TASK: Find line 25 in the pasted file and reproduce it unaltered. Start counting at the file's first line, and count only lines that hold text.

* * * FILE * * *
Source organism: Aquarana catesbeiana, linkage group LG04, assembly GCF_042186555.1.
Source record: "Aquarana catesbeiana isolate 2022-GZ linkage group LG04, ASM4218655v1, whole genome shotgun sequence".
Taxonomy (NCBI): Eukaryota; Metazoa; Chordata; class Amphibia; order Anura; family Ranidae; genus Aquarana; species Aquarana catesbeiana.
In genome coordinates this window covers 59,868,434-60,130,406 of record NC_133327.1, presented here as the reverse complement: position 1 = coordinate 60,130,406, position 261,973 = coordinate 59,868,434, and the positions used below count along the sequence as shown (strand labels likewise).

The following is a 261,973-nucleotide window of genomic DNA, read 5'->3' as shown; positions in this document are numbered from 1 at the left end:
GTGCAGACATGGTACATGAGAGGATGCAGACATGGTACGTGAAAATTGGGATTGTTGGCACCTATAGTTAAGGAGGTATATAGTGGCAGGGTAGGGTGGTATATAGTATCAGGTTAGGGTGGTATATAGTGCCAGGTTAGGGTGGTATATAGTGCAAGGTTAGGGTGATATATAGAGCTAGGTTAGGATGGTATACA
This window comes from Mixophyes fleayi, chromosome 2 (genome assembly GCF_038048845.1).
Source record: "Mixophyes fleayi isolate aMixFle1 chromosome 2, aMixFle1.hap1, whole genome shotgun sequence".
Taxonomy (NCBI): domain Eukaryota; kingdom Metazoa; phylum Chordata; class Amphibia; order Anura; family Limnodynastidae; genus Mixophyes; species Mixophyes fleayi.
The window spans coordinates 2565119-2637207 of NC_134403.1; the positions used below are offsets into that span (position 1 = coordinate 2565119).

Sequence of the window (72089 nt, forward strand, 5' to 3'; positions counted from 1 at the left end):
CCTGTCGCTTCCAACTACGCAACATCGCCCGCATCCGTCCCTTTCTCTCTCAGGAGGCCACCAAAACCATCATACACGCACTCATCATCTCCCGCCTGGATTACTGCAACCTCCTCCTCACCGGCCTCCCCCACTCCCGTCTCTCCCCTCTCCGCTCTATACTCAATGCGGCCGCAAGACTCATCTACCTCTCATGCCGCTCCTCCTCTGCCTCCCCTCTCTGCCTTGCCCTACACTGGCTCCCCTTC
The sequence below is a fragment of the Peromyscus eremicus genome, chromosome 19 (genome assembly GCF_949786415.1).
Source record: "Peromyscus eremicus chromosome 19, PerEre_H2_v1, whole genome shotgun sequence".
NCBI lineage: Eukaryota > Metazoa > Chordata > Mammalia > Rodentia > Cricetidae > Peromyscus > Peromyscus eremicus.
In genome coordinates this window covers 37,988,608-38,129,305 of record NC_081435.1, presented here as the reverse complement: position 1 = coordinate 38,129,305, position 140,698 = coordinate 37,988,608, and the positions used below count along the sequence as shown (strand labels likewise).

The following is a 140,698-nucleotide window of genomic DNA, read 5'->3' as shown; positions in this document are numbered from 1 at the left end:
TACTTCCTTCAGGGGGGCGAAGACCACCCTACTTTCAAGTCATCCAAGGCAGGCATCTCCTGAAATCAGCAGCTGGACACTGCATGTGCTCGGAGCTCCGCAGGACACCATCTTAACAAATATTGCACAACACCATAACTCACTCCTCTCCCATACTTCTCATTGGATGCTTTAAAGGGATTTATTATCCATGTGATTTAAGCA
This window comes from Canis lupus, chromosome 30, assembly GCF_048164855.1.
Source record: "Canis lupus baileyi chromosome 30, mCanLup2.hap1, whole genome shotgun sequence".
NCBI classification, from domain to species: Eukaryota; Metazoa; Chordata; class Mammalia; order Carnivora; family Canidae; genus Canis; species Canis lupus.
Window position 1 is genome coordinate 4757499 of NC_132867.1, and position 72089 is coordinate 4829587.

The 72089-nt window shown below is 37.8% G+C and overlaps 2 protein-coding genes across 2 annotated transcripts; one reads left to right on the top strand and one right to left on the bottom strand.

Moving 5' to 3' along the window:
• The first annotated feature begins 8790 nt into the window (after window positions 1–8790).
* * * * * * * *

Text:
• The first annotated feature begins 8790 nt into the window (after window positions 1–8790).